philosophy, and philosophy may sometimes be called ideology, depending
on how the critic views the material.
Misconstruing Structural Incompetence as Innate
Incompetence (M5). "Structural incompetence" was defined
by a group of federal program managers as something to be strongly
distinguished from innate incompetence. The latter refers to the
inability of people to accomplish particular tasks because they
lack the requisite knowledge and ability. The former refers to their
inability to accomplish particular tasks, for which they possess
the requisite knowledge and ability, but still cannot accomplish
these tasks because the situation in which they perform imposes
upon them a constraining institutional structure that disenfranchises
Misconstruing Technology as Science (and vice versa)
(C3, M4). Science progresses slowly. Technology progresses
rapidly. They are mistakenly thought to march apace.
Misinterpretation of Linguistic Adequacy of Natural
Language (C1,M1). The belief that natural language is adequate
to describe, diagnose, and provide corrective designs to practices
Misinterpretation of Linguistic Adequacy of Object
Languages (C2,M2). Object languages, following David Hilbert,
are languages that are especially constructed to communicate about
specialized knowledge. The most prominent of these languages, at
present, are those that have been developed for use in constructing
software for computers. Now that organizations which work with complexity
are finding it necessary to turn to computers to manage the massive
amounts of information required (often by law), they are learning
how ineffective these object languages are for communicating about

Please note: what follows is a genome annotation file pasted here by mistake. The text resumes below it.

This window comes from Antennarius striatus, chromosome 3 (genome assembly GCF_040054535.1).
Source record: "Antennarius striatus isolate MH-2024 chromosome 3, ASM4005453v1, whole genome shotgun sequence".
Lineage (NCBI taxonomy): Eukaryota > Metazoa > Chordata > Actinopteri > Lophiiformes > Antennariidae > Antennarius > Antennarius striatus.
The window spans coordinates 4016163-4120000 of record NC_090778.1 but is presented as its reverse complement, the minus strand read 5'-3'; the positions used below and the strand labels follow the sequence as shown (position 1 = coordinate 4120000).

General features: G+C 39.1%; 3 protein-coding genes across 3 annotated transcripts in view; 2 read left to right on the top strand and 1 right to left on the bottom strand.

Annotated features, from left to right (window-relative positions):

the substantive work that goes on in fields such as medicine, law,
and economics. Thousands of consultants are now striving to sell
contracts to large organizations to "help them" make the necessary
changes. In the process, they strive to force the client to adopt
significant linguistic components introduced by the contractor.
They misinterpret the linguistic adequacy both internally and externally.
Mistaken Sense of Similarity (E6). Organizations,
individuals, or concepts are placed in the same category in a mistaken
belief that, because they are similar in some respects, decisions
that are believed to be applicable to the category are applied to
every member of the category.
Mistaken Sense of Uniqueness (E5). There
seems to be a tendency for organizations and/or individuals to construe
themselves to be unique. As a consequence of this, there is an unwillingness
to apply systems of thought or practice, even though they may have
been highly productive when applied elsewhere. The generality of
concepts that underpins virtually all of physical science, and which
is responsible for virtually all of its relevance in modern life,
is thereby denied in areas that involve behavior.
Susceptibility to the Fad of the Month (E1,H6).
The history of recent events in organizational development and
management clearly shows a shower of fads. A fad is distinguishable
because it comes into play like a meteor, and flashes across the
sky at the same time that it is engaged in burning itself out, then
it disappears, sometimes as abruptly as it appeared.
Unawareness of the Cumulative Impact of Many Colocated
Mindbugs (E10). Mindbugs are located in the human nervous
system; the conscious or the subconscious, perhaps mostly the latter.
While they may individually create havoc, it is devastating to observe
what they produce when acting in concert.
Unawareness of Imputed Structure (E2,H10). It
is frequently true that model structure is smuggled into a model
by constructing models based on formats that have a preassigned
type of structure, such that a person using that particular format
has already implicitly imputed that structure to the model, without
ever considering the model structure independently of the kind of
model chosen. For example, if a person builds a systems dynamic
model to study the dynamics of a situation, the structure of that
model necessarily conforms to the presuppositions associated with
systems dynamics. Many modelers do not consider the development
of model structure to be a step in the process of model development.
Instead they bypass that step altogether, intuitively imputing a
structure to the model without specific awareness that they are